Lifehacker's go-to food writer Mark Bittman offers a list of stale, uninspired (and expensive) pantry items you might think about tossing for fresher cooking this year, and what to replace them with. For example:
OUT Bottled lemon juice.
IN Lemons. Try buying six at a time, then experiment; I never put lemon on something and regret it. (Scramble a couple of eggs in chicken stock, then finish with a lot of lemon, black pepper and dill; call this egg-lemon soup, or avgolemono.) Don't forget the zest: you can grate it and add it to many pan sauces, or hummus and other purées. And don't worry about reamers, squeezers or any of that junk; squeeze from one hand into the other and let your fingers filter out the pips.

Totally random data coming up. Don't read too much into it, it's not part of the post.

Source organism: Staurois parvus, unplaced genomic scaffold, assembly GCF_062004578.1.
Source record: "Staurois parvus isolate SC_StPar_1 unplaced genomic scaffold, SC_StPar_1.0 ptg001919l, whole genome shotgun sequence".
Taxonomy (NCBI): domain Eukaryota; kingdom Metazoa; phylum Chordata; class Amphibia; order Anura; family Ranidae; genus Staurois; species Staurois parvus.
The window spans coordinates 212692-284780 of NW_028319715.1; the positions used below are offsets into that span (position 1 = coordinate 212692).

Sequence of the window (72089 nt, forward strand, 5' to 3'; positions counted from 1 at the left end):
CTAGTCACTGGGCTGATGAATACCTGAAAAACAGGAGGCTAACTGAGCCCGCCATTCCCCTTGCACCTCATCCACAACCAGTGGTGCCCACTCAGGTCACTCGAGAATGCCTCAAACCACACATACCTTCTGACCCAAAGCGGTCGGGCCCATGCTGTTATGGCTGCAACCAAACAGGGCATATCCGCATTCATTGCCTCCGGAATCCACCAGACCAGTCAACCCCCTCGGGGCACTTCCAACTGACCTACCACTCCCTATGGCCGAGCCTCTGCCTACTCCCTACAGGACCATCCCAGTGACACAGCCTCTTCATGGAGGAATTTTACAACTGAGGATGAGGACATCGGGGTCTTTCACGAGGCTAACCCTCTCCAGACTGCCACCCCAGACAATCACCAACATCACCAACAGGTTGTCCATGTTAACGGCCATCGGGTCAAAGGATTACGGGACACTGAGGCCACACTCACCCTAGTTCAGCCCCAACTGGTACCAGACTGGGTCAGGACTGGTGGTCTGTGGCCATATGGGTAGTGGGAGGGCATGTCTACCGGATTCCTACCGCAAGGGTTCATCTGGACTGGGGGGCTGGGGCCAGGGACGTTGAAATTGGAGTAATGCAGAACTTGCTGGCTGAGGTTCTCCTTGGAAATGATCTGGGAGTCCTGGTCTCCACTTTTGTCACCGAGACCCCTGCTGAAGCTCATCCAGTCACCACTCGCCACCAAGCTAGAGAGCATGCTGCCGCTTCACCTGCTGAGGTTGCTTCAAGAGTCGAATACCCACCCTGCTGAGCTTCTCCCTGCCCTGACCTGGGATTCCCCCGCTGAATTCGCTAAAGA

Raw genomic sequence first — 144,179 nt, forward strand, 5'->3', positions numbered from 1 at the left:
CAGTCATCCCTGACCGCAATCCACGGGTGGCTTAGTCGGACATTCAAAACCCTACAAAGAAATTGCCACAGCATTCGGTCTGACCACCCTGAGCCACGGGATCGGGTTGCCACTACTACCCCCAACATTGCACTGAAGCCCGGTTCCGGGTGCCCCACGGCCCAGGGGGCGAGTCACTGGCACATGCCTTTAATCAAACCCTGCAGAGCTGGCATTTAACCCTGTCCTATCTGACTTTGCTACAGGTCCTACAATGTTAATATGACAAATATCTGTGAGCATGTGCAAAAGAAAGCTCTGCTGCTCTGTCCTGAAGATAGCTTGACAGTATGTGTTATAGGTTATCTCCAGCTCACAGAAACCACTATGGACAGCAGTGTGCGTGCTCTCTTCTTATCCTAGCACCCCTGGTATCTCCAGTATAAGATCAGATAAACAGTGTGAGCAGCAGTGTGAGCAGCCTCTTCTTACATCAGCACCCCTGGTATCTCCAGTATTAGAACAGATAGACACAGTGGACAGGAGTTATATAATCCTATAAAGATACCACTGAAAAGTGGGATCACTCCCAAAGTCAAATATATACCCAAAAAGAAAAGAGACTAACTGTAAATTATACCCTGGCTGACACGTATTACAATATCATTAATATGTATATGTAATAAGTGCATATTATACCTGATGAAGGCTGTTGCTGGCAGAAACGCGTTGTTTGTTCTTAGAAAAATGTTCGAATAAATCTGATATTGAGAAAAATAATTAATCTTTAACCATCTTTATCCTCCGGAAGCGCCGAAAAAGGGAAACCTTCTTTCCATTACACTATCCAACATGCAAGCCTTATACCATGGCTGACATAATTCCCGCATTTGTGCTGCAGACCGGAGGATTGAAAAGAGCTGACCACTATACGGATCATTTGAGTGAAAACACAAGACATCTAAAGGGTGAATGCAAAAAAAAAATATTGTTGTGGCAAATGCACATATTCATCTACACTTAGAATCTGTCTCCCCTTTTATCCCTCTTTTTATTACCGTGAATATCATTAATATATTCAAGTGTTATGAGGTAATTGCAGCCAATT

All of Bittman's suggestions revolve around the idea of keeping only the true pantry essentials hanging around, and using the inexpensive tools of a home cook (oil, vinegar, onions, garlic, and, most often, your hands) to fill their place. Those in colder climates, of course, can't always depend on a wealth of fresh stuff all year round, but most of the fresher replacements for overpriced kitchen stockers are available to anyone. In general, though, it's a good time to run through and toss the spices and boxes that you can't remember buying; if you re-stock all at once, it's easier to remember when you next need to freshen up. Photo by box of lettuce.